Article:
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No. 3 seed Maryland baseball falls to No. 2 seed Charlotte, 13-10

The Terps’ pitching struggled to keep the 49ers at bay as the offense tried to keep up.

Photo courtesy of Maryland Athletics

In its first NCAA Tournament appearance since 2017, No. 3 seed Maryland baseball took on the No. 2 seed Charlotte 49ers in the opening round of the Greenville Regional in Greenville, North Carolina on Friday.

In two of their last three postseason appearances, the Terps came away with a victory in their opening-round games.

But Friday’s game would not carry the same good fortune. What looked to be a promising start for Maryland’s lineup and starter Jason Savacool quickly turned into a rocky night on the mound. Charlotte tallied 13 runs on 14 hits and only struck out three times as Maryland fell in its opening round game, 13-10.

After managing no damage in the first, Maryland jumped onto the scoreboard in the top of the second, thanks to first baseman Maxwell Costes.

Costes, who hadn’t seemed like his usual self of late, drove a fastball from Charlotte starter Andrew Lindsey off of the scoreboard in right field for just his third solo home run of the season.

The lead wouldn’t last for long. After surrendering a one-out hustle double to designated hitter Will Butcher, Savacool left a fastball over the middle of the plate to shortstop Jack Dragum, who gave Charlotte the lead with a two-run homer to right.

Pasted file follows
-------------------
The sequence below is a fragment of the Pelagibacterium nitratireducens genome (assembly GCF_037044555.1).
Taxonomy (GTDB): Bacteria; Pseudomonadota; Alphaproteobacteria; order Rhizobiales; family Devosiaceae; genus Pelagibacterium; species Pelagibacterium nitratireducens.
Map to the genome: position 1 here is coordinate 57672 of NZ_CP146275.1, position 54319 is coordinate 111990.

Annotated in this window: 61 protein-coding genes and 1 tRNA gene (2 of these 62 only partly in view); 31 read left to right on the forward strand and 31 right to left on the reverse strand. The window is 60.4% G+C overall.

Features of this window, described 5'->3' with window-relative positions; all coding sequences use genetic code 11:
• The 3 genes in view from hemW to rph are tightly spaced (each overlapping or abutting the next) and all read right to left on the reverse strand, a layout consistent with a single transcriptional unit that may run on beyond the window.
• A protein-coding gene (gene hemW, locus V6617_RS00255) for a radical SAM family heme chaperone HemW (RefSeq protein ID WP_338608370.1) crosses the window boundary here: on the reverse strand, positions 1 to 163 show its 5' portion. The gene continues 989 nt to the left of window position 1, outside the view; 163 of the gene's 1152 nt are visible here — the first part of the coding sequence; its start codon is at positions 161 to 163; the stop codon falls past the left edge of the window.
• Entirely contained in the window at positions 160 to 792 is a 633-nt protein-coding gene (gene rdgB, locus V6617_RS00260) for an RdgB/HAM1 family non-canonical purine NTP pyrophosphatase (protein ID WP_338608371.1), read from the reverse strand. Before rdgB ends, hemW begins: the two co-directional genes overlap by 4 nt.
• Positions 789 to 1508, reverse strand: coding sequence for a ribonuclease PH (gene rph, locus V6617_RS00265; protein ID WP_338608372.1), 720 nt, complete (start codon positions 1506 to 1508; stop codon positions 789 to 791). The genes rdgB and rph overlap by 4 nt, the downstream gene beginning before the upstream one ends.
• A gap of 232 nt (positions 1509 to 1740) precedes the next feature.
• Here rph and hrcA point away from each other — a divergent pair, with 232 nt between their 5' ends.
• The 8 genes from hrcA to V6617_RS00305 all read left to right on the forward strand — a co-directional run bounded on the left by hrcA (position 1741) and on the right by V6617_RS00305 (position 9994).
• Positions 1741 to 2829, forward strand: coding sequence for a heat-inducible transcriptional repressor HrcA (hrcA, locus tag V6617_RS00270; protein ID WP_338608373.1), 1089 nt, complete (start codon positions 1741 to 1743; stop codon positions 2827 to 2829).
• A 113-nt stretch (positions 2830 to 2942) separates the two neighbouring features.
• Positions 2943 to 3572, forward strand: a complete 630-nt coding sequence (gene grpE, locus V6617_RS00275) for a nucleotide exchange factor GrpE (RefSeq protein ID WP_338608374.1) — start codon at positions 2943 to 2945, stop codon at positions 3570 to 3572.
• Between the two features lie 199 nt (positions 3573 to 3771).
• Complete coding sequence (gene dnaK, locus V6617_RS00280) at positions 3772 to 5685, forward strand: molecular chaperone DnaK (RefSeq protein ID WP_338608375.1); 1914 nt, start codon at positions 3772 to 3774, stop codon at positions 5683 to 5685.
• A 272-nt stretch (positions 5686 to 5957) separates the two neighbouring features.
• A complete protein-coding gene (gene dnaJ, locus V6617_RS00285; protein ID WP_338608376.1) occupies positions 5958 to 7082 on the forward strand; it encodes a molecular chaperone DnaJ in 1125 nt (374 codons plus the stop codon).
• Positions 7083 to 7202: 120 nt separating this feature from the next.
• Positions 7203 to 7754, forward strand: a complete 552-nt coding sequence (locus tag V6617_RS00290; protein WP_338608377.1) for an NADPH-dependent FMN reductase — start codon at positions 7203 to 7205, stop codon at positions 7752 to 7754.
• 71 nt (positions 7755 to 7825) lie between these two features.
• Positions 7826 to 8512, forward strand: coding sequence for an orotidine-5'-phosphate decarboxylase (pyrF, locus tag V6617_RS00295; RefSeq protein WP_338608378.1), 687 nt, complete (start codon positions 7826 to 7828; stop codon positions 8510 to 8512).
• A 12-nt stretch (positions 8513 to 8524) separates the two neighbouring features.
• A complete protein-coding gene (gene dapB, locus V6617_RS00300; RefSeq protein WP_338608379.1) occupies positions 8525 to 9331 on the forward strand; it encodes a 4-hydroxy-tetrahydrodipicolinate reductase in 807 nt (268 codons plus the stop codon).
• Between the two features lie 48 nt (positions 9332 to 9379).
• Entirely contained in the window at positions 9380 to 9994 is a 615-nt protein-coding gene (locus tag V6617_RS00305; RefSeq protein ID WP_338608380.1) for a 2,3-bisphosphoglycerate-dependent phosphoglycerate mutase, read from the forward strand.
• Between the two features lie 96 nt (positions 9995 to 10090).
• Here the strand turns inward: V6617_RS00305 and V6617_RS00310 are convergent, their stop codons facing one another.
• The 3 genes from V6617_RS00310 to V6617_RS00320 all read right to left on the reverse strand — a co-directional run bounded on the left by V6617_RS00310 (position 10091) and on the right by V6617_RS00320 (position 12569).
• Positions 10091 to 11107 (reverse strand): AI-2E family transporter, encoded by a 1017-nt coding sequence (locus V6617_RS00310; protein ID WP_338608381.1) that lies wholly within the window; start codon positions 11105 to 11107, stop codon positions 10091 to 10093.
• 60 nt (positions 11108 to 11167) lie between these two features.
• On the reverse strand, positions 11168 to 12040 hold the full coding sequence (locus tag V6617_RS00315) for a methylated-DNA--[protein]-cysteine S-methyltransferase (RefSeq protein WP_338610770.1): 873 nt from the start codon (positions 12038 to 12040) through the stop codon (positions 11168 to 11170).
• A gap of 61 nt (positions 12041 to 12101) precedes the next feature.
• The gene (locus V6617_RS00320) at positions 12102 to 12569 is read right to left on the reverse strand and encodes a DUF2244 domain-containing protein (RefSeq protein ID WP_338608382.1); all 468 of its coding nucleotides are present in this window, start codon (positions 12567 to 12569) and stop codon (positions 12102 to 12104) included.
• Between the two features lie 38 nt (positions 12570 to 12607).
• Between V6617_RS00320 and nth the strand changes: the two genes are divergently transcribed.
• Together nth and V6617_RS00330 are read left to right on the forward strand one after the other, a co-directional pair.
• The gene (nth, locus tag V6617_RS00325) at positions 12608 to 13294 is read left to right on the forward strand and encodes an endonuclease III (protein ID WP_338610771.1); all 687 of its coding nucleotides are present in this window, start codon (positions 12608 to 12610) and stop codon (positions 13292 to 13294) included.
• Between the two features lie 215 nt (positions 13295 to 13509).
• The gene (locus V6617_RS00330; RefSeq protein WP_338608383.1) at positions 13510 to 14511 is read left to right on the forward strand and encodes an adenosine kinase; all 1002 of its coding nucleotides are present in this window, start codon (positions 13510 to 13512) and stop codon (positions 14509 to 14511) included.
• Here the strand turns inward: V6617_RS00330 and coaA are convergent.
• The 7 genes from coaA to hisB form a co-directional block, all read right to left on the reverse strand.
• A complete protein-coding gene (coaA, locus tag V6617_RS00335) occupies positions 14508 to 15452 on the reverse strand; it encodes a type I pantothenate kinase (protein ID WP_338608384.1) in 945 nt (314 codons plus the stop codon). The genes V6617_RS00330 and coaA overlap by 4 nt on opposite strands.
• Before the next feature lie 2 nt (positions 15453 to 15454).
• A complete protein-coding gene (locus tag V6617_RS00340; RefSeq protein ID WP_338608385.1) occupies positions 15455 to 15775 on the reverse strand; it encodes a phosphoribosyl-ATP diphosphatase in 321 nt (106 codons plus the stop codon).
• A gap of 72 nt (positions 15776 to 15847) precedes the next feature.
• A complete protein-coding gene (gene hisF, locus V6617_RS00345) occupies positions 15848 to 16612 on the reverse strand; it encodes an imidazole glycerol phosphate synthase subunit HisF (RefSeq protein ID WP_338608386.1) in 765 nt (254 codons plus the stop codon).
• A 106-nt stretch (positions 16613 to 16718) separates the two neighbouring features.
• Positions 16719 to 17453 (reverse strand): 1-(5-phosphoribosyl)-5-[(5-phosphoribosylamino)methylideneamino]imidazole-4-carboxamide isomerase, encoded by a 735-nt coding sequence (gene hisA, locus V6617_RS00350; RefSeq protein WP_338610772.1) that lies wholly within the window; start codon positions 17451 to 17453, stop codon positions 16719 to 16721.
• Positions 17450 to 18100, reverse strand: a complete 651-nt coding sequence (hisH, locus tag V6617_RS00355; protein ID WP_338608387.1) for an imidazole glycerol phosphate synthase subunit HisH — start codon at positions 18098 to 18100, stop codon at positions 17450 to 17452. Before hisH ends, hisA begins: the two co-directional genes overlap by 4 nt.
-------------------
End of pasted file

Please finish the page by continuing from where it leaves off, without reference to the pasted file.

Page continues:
Savacool continued to struggle with his control. He walked two 49ers and hit a batter in the third, forcing the bases loaded with one out. After a sacrifice fly from right fielder LuJames Groover III, the freshman was able to work out of the jam to limit the damage to just one run.

The Terps came right back in the top of the fourth with a response of their own. Costes walked and designated hitter Luke Shliger singled with one out and advanced to second and third on a wild pitch from Lindsey. Third baseman Tommy Gardiner beat out an infield single to shorten Charlotte’s advantage to 3-2, and Lindsey was pulled from the game after injuring his ankle covering first base.

Center fielder Troy Schreffler Jr. tied the game at three with a safety squeeze bunt down the first baseline, and the Terps had earned themselves a new ballgame heading into the bottom of the frame.

Charlotte would retake their lead in that frame. Savacool surrendered a walk and a single with no outs, and a ball bunted to third by center fielder Todd Elwood was thrown away by Gardiner, pushing in another run for the 49ers.

Charlotte added another run on a fielder’s choice to third, and Savacool’s night came to an end after his fourth walk of the outing loaded the bases with one out.

The 49ers batted around in the inning and scored three more runs, taking an 8-3 lead into the top of the fifth.

Christian Lothes, who came in in relief of Lindsey, began to falter in the fifth. The lefty walked the bases loaded with one out, and he was replaced by 6-foot-8 righty Austin Marozas.